What if startups were as enthusiastic about building edublock accounts as they were about going after VC funding and getting to an IPO? How might this shift the way we think about technology commercialization? How might it lead to new services and products?

In 2026, does this blog post prove I can write?

There are so many ways to demonstrate learning, some of them effective and some not. Many times people with a degree get into professional work only to find they don’t have the necessary skills, and many qualified people find they can’t get into jobs because they lack the formal credentials.

In this card, player Chris Protos is responding to the questions, "What would you want to do in this future? What great things could happen?" Their answer is, "Power-up edublocks with "doer-blocks". For every solution you share with the crowd, your edublock count in the ledger is multiplied.

Player Chris Protos’s idea of using “doer-blocks” as a way to address this dilemma is interesting–it is like the equivalent of a resume as opposed to a college degree. Maybe instead of having edublocks that are more trustworthy based on where they came from, they are verified by what you do with them! This proves out that the knowledge was valuable.

Player klansing brought up another suggestion:

In this card, player klansing is responding to the question "what would you want to do in this future? What great things could happen?" Their response is, "industries, or even companies, could create their own tailored edublocks to recruit and train a built-in pipeline of workers.

Industries creating edublocks could use doer-blocks connected to their credentials to verify that their courses are having the desired effects!

How does learning become doing? What is the new meaning of “experience?”

A Battle Over Trust: New Tech, Old Questions

A few hours into the game, we are seeing trust in new technologies emerge as a big theme in several of the most active conversations. It’s partly about responding to the idea of putting our trust into new technical systems, whether MOOCs, learning platforms, or blockchain-based systems like the Ledger.  Kate C. writes:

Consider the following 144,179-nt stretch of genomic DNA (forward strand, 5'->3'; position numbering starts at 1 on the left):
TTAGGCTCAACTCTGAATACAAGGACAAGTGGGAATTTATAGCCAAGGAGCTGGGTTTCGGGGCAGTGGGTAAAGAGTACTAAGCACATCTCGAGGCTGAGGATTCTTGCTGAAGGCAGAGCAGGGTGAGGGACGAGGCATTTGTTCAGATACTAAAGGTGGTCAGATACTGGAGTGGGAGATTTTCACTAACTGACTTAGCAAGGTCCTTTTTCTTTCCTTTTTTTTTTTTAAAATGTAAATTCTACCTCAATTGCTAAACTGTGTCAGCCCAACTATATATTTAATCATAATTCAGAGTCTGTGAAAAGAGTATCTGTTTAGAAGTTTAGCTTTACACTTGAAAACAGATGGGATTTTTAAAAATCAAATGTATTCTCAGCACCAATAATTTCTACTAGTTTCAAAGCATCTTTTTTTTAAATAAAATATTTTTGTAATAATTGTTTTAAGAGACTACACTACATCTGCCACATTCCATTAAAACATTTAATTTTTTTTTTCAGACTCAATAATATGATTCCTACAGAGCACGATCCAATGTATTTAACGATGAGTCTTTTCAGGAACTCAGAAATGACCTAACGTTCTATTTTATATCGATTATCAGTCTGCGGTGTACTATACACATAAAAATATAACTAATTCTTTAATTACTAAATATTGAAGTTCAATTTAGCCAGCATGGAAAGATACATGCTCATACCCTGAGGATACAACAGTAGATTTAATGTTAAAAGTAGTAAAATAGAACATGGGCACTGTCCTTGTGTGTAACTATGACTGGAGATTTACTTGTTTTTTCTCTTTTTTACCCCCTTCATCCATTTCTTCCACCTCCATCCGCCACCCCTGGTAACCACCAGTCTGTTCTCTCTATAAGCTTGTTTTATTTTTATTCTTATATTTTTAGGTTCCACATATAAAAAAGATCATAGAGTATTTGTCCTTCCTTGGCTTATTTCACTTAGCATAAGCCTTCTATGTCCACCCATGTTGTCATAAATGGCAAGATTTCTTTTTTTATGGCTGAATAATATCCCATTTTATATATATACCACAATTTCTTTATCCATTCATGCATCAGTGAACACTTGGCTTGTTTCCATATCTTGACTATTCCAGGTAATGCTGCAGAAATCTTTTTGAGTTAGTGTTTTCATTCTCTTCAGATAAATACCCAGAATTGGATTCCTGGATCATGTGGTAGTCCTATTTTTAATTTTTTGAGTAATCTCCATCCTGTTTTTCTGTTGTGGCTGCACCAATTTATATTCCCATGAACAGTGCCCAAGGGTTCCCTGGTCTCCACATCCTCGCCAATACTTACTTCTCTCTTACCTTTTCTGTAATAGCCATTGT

Card reads: If The Ledger becomes corrupt, who is able to put it back on track? Could a generation lose their livelihood on an experiment?

 

What’s more, a system that in essence holds blocks of value that are tightly correlated to education, social, and employment status could be even more damaging to individuals if it were to be hacked, according to XanderR:

Card reads: Hacking could steal other people's contributions and unrightfully take their monetary compensation. This is one reason, of course, that so many people are excited about the potential of blockchain – that it’s hard to hack. The Economist calls it, memorably, The Great Chain of Being Sure About Things. But it’s all still to be seen as the code and the community continue to evolve, and as people come up with new ways to use the blockchain.

What’s a “job” in 2026?

In the current political campaigns all the candidates are calling for “more jobs”, but nobody is facing up to the fact that we will have fewer traditional jobs. The good news is that, by 2026, The Ledger will allow more flexibility in work and many more ways to make a living. The bad news is there will be more potential for worker abuse when corporations figure out how to take advantage of The Ledger, such as player “A5894” points out:

Shadow Imagination card reads: What would happen if corporations found a way to manipulate the system so that they have people permanently tied to the job?
 On the other hand, player “allisonhorn” points out that “career” will get redefined along with “jobs” within the world of The Ledger, which could be a great thing in terms of discovering new ways to make a living:

Positive Imagination card text reads: The concept of a career changes dramatically...allowing people to learn and perform across all kinds of jobs in different fields.